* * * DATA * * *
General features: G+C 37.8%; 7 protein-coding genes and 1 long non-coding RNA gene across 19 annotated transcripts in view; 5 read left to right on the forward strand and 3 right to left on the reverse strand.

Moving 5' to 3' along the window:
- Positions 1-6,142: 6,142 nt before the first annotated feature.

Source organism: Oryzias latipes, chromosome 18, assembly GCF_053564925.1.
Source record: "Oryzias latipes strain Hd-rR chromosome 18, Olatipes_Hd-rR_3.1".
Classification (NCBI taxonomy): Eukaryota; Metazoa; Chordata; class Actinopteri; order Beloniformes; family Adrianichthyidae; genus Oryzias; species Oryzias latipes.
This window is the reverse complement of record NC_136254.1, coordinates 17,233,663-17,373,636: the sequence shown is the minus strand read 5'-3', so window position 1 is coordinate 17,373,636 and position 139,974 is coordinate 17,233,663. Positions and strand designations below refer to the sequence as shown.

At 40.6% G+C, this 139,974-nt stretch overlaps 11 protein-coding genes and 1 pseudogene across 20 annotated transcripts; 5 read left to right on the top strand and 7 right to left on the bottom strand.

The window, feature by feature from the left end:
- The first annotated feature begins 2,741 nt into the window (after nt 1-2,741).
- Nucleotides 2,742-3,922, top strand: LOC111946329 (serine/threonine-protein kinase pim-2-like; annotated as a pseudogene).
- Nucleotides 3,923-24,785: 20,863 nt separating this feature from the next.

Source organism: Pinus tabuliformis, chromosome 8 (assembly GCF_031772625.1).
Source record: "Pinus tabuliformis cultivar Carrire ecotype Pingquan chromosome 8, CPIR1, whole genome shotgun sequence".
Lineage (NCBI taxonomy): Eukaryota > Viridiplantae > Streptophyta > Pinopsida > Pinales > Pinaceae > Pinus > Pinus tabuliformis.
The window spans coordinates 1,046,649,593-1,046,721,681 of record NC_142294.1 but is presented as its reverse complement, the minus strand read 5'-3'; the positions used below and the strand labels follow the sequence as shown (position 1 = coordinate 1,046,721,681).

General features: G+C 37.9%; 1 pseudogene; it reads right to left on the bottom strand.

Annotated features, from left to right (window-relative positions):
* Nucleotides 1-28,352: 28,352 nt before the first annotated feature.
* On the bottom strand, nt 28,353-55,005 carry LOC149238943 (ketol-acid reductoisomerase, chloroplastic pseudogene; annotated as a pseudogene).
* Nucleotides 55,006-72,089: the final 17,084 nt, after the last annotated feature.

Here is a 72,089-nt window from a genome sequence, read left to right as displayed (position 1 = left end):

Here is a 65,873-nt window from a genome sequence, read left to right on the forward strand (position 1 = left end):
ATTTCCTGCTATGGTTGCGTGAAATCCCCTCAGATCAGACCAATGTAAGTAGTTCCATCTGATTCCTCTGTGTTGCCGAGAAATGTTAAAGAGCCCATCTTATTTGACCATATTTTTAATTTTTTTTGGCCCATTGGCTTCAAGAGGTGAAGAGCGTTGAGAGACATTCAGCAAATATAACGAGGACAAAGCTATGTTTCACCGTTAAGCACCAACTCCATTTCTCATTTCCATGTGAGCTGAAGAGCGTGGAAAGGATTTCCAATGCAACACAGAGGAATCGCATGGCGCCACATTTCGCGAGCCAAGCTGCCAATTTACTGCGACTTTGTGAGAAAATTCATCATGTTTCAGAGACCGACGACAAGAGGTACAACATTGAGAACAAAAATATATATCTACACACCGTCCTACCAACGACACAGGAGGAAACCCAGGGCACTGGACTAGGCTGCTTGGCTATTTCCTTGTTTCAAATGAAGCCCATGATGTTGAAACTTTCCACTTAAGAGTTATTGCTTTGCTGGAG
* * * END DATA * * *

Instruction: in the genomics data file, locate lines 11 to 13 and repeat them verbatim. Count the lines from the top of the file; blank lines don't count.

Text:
- Nucleotides 2,742-3,922, top strand: LOC111946329 (serine/threonine-protein kinase pim-2-like; annotated as a pseudogene).
- Nucleotides 3,923-24,785: 20,863 nt separating this feature from the next.

Source organism: Pinus tabuliformis, chromosome 8 (assembly GCF_031772625.1).